Thoughts about scaled agile frameworks and why they are useless
“What if we scaled agile to the entire company…”
This is a phrase heard more often than not in companies getting more mature at being Agile. But what does this sentence mean exactly? What does the idea of ” scaling up” imply? Are there solutions that can be applied quickly?
Did you say Scaled Agile Framework?
The term “Scaled Agile” is often accompanied by branded frameworks such as “SAFe”, “DaD”, “LeSS”, “Nexus”, … These are the names of frameworks or standards of practice dedicated to the implementation of Agile principles across multiple delivery teams; these “frameworks” gather a coherent set of practices/rituals/roles/artefacts intended to allow an organization to run according to Agile principles.
What triggers an Agile transformation “at scale”?
Depending on the maturity level of these companies, the Agile principles range from the small, isolated team that works in “full agile”, to organizations composed of multidisciplinary teams that deliver quality software, frequently, all aligned on strategic objectives.
Attracted by the popularity of some frameworks, the bosses of the less mature companies hasten to declare “Agile” in their teams, to send an army of “Agile coaches” and then ensure the deployment by the book of some applied guidelines within the teams. In 6 months, all team must “do” Agile!
In most of the cases, the announcement produces an electric shock in the teams: Agile has good press. The management takes it and uses the term in all its flavours: “ok, we will change the specifications, we are agile”, “We cut the tests to go faster, because we’re Agile “, “ Sorry, I’m late at the meeting, but it’s okay, we’re agile “…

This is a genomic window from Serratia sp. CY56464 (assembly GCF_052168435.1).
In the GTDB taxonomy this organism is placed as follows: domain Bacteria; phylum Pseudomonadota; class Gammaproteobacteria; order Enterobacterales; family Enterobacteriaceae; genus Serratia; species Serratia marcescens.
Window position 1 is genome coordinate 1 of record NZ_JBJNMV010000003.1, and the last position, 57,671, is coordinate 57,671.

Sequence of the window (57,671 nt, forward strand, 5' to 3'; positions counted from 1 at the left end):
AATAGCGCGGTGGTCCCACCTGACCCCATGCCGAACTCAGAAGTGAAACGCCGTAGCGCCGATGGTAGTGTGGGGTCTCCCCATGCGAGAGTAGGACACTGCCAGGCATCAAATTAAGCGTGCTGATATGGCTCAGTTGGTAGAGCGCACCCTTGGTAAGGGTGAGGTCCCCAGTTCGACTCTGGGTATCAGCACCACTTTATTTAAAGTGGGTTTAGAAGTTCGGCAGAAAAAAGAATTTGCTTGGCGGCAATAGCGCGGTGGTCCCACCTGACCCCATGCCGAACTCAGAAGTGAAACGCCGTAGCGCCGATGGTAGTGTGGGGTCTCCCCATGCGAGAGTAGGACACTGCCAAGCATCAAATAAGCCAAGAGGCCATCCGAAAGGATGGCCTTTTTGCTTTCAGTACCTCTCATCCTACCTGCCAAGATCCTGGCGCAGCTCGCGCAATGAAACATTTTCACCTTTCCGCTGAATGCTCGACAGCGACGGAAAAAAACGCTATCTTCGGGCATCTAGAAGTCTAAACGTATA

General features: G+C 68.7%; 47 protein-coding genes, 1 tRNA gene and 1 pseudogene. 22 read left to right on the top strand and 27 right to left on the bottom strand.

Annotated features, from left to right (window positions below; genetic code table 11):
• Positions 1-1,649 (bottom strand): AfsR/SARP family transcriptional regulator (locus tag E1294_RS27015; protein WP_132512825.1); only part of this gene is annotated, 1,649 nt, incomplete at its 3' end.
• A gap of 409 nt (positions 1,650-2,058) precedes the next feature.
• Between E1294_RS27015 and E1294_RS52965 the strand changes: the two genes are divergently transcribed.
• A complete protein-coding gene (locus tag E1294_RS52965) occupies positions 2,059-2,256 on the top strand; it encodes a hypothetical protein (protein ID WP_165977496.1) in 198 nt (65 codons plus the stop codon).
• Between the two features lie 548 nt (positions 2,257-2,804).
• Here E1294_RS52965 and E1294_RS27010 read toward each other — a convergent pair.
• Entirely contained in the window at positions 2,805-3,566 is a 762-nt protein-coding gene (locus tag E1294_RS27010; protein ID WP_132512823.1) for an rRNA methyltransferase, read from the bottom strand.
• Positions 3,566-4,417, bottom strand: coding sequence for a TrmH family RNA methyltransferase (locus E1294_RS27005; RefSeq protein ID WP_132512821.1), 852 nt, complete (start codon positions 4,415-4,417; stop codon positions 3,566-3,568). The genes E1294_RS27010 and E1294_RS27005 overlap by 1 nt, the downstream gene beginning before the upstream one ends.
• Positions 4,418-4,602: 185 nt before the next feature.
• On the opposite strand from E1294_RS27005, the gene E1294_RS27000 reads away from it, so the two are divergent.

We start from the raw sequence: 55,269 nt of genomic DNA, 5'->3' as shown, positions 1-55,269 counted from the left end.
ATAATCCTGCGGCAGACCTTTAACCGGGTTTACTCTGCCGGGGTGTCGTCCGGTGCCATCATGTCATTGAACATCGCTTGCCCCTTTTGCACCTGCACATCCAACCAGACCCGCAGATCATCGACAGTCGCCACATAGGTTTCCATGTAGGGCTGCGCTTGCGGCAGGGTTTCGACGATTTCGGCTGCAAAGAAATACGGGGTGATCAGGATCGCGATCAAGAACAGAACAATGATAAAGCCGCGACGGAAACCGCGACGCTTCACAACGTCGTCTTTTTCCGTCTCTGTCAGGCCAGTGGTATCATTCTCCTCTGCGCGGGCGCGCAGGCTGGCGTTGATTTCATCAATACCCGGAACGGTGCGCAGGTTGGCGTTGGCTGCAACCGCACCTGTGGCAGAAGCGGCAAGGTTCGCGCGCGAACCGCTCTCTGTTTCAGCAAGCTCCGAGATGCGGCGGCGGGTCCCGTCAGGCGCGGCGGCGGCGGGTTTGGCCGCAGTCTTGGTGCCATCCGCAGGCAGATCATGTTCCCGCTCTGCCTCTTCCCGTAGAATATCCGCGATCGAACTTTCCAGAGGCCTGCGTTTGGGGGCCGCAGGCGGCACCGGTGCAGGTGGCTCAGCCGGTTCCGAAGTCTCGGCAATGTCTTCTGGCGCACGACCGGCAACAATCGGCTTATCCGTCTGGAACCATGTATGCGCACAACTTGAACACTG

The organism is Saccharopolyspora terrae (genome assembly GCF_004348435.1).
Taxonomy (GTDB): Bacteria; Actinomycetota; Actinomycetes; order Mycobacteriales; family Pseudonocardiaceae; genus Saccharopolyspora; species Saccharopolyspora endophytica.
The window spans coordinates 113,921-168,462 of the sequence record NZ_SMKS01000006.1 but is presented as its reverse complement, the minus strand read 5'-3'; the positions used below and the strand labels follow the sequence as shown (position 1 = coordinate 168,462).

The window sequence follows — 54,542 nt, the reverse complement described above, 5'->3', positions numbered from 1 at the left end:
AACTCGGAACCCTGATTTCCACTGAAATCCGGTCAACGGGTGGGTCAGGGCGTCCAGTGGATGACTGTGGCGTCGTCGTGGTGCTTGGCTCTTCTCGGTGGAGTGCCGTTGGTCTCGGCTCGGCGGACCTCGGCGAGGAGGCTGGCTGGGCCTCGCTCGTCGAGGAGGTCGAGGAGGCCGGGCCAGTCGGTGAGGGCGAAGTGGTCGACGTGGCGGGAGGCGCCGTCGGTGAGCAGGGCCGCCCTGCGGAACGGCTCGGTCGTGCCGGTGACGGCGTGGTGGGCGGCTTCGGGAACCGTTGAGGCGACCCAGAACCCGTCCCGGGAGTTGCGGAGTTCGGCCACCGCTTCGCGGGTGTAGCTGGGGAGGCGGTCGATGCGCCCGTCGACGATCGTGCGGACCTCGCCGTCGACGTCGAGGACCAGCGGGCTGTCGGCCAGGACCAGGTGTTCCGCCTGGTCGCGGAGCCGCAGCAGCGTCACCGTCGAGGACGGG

But the enchantment does not last; the introduction of new operational rites is taking place at a rapid pace, often without any profound questioning of the existing structure of the company. We rename functions to include “agile” in them, we change the job descriptions at the margin, we add a ScrumMaster here, a Product (sometimes “Process” or even “Project”!) Owner there, the hierarchical links do not change, all employees are agile-washed through a 3-day training (finally shortened to 2 days and sweetened so as not to offend anyone…).
And then, the company declared doing Agile but isn’t Agile.
SWARMing, what is it?
The situation described above is often accompanied by the disembodied use of agile principles. These “frameworks” invite/force employees to organize their day differently, without questioning the fundamentals of collaboration.
These standard methods, packaged and branded, combine tools of collaboration and organization of teamwork. Used in a block, without understanding the fundamentals, the frameworks do not allow the deep transformation of the working modes of the companies.
In one of his articles, Dan North is the first to use the acronym SWARMing for “Scaling Without A Religious Methodology”.
My argument is not that packaged scaling methods are unhelpful per se, that they are neither necessary nor sufficient for successful transformation.
Dan North sums up a thought that we share at OCTO; Scaled Agile Frameworks are only toolkits, and in no way magical doctrines or recipes to follow to the letter in order to claim to be an “agile enterprise”. These frameworks serve a company’s desire to adopt Agile practices, that is far from the initial approach promoted by Agile itself.
You can’t judge a book by its cover. It is essential to dig into the underlying principles/ideology of a framework to understand it completely.
Ron Jeffries even provocatively advocated that “developers should abandon Agile”. It is in fact about abandoning the processes described by these “Agile” frameworks which prove to be real shackles that hinder the learning and the improvement of a team.